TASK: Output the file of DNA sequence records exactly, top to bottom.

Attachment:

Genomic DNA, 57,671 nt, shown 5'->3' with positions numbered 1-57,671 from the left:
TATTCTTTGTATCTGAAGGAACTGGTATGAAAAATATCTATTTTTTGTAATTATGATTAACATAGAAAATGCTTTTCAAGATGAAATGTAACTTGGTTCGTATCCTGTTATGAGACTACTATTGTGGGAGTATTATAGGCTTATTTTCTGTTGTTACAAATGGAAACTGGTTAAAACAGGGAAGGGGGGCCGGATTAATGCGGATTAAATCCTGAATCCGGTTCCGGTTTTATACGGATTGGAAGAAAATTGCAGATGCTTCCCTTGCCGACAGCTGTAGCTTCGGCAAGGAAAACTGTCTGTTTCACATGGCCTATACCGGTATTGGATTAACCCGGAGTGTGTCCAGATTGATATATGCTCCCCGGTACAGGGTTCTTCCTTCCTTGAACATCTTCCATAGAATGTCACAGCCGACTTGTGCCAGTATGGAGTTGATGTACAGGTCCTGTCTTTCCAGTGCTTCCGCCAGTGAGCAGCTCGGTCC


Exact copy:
Genomic DNA, 57,671 nt, shown 5'->3' with positions numbered 1-57,671 from the left:
TATTCTTTGTATCTGAAGGAACTGGTATGAAAAATATCTATTTTTTGTAATTATGATTAACATAGAAAATGCTTTTCAAGATGAAATGTAACTTGGTTCGTATCCTGTTATGAGACTACTATTGTGGGAGTATTATAGGCTTATTTTCTGTTGTTACAAATGGAAACTGGTTAAAACAGGGAAGGGGGGCCGGATTAATGCGGATTAAATCCTGAATCCGGTTCCGGTTTTATACGGATTGGAAGAAAATTGCAGATGCTTCCCTTGCCGACAGCTGTAGCTTCGGCAAGGAAAACTGTCTGTTTCACATGGCCTATACCGGTATTGGATTAACCCGGAGTGTGTCCAGATTGATATATGCTCCCCGGTACAGGGTTCTTCCTTCCTTGAACATCTTCCATAGAATGTCACAGCCGACTTGTGCCAGTATGGAGTTGATGTACAGGTCCTGTCTTTCCAGTGCTTCCGCCAGTGAGCAGCTCGGTCC